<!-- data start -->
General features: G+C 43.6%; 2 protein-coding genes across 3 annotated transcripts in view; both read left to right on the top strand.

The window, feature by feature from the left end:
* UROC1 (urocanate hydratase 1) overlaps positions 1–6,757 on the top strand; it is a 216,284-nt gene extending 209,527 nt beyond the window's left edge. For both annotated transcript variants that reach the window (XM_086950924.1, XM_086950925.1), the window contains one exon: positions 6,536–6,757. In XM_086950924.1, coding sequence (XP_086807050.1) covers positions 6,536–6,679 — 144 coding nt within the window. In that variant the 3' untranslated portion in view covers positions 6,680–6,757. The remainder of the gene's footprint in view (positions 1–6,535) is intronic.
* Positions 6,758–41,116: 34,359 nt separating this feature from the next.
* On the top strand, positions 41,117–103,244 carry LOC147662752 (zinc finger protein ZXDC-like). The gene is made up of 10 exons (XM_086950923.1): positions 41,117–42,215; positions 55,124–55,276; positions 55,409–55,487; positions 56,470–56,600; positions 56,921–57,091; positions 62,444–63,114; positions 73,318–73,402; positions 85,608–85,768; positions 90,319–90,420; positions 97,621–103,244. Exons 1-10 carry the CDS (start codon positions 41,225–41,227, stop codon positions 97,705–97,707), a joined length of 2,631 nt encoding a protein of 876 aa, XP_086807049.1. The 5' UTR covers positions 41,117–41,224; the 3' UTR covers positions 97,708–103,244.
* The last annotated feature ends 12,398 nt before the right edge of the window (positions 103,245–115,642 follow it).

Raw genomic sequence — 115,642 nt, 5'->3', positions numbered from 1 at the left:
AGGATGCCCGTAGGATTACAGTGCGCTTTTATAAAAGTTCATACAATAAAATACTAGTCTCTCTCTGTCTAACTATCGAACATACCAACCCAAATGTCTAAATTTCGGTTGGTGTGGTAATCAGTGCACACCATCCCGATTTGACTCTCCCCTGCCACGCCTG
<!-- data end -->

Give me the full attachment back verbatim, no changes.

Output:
General features: G+C 43.6%; 2 protein-coding genes across 3 annotated transcripts in view; both read left to right on the top strand.

The window, feature by feature from the left end:
* UROC1 (urocanate hydratase 1) overlaps positions 1–6,757 on the top strand; it is a 216,284-nt gene extending 209,527 nt beyond the window's left edge. For both annotated transcript variants that reach the window (XM_086950924.1, XM_086950925.1), the window contains one exon: positions 6,536–6,757. In XM_086950924.1, coding sequence (XP_086807050.1) covers positions 6,536–6,679 — 144 coding nt within the window. In that variant the 3' untranslated portion in view covers positions 6,680–6,757. The remainder of the gene's footprint in view (positions 1–6,535) is intronic.
* Positions 6,758–41,116: 34,359 nt separating this feature from the next.
* On the top strand, positions 41,117–103,244 carry LOC147662752 (zinc finger protein ZXDC-like). The gene is made up of 10 exons (XM_086950923.1): positions 41,117–42,215; positions 55,124–55,276; positions 55,409–55,487; positions 56,470–56,600; positions 56,921–57,091; positions 62,444–63,114; positions 73,318–73,402; positions 85,608–85,768; positions 90,319–90,420; positions 97,621–103,244. Exons 1-10 carry the CDS (start codon positions 41,225–41,227, stop codon positions 97,705–97,707), a joined length of 2,631 nt encoding a protein of 876 aa, XP_086807049.1. The 5' UTR covers positions 41,117–41,224; the 3' UTR covers positions 97,708–103,244.
* The last annotated feature ends 12,398 nt before the right edge of the window (positions 103,245–115,642 follow it).

Raw genomic sequence — 115,642 nt, 5'->3', positions numbered from 1 at the left:
AGGATGCCCGTAGGATTACAGTGCGCTTTTATAAAAGTTCATACAATAAAATACTAGTCTCTCTCTGTCTAACTATCGAACATACCAACCCAAATGTCTAAATTTCGGTTGGTGTGGTAATCAGTGCACACCATCCCGATTTGACTCTCCCCTGCCACGCCTG